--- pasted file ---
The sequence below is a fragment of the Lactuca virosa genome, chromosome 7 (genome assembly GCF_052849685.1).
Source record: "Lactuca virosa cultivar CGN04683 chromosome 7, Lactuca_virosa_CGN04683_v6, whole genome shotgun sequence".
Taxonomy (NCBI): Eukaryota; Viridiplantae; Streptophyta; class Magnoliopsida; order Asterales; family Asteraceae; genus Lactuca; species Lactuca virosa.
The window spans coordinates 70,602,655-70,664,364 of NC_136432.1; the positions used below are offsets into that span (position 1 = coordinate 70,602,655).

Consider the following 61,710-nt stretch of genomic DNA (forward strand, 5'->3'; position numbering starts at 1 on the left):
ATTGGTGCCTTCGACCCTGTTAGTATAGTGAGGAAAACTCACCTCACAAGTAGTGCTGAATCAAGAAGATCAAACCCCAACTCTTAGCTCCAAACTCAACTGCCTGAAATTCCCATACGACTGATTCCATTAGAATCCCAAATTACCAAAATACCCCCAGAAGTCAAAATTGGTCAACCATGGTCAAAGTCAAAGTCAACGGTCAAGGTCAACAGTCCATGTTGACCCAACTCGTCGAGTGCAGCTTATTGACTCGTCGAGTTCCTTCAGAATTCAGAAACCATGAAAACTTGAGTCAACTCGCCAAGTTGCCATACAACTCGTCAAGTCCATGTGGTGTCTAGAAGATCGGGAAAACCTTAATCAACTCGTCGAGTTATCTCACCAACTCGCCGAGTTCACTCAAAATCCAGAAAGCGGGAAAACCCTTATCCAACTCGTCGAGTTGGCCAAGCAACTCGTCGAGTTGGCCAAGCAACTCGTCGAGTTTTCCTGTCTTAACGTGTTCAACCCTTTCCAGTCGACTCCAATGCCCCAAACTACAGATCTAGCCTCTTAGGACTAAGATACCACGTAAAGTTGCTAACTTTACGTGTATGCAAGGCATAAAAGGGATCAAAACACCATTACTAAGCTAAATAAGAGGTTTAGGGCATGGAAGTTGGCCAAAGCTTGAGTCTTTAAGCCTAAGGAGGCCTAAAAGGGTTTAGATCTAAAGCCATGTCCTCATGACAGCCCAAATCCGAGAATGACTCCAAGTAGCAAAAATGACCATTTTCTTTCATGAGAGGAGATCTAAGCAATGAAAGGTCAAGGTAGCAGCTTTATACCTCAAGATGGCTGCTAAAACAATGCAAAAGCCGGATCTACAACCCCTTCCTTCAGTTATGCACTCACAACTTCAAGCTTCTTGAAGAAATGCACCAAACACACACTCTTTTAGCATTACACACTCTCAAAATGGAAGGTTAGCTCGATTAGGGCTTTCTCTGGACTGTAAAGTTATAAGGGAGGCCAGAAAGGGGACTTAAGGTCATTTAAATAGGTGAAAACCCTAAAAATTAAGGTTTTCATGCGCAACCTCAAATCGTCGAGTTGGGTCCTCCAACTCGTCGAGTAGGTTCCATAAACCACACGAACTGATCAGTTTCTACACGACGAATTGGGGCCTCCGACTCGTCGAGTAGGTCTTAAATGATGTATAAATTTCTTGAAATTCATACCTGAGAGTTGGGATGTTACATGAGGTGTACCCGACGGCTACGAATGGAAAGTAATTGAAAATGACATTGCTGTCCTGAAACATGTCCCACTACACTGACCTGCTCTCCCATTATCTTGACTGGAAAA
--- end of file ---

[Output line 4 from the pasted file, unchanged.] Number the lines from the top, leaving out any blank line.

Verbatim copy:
The window spans coordinates 70,602,655-70,664,364 of NC_136432.1; the positions used below are offsets into that span (position 1 = coordinate 70,602,655).